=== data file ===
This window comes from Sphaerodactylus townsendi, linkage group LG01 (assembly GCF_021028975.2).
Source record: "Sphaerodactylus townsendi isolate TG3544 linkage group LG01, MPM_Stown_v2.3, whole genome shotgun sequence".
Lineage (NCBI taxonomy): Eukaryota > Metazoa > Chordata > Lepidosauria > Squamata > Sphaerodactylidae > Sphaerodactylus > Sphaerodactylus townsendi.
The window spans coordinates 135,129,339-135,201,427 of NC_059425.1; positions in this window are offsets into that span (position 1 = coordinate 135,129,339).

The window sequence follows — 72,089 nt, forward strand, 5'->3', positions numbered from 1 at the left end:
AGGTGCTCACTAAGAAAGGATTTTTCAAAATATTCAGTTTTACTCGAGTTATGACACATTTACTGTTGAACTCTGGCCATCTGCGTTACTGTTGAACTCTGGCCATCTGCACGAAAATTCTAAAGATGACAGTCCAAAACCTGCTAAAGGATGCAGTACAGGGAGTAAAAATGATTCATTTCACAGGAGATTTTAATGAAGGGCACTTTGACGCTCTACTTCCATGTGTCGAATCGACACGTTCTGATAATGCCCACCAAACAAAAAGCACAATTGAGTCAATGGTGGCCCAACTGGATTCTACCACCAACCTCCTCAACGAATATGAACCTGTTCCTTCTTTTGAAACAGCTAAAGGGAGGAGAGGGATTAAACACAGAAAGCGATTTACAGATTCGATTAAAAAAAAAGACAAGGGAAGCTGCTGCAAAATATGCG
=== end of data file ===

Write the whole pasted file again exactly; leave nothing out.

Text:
This window comes from Sphaerodactylus townsendi, linkage group LG01 (assembly GCF_021028975.2).
Source record: "Sphaerodactylus townsendi isolate TG3544 linkage group LG01, MPM_Stown_v2.3, whole genome shotgun sequence".
Lineage (NCBI taxonomy): Eukaryota > Metazoa > Chordata > Lepidosauria > Squamata > Sphaerodactylidae > Sphaerodactylus > Sphaerodactylus townsendi.
The window spans coordinates 135,129,339-135,201,427 of NC_059425.1; positions in this window are offsets into that span (position 1 = coordinate 135,129,339).

The window sequence follows — 72,089 nt, forward strand, 5'->3', positions numbered from 1 at the left end:
AGGTGCTCACTAAGAAAGGATTTTTCAAAATATTCAGTTTTACTCGAGTTATGACACATTTACTGTTGAACTCTGGCCATCTGCGTTACTGTTGAACTCTGGCCATCTGCACGAAAATTCTAAAGATGACAGTCCAAAACCTGCTAAAGGATGCAGTACAGGGAGTAAAAATGATTCATTTCACAGGAGATTTTAATGAAGGGCACTTTGACGCTCTACTTCCATGTGTCGAATCGACACGTTCTGATAATGCCCACCAAACAAAAAGCACAATTGAGTCAATGGTGGCCCAACTGGATTCTACCACCAACCTCCTCAACGAATATGAACCTGTTCCTTCTTTTGAAACAGCTAAAGGGAGGAGAGGGATTAAACACAGAAAGCGATTTACAGATTCGATTAAAAAAAAAGACAAGGGAAGCTGCTGCAAAATATGCG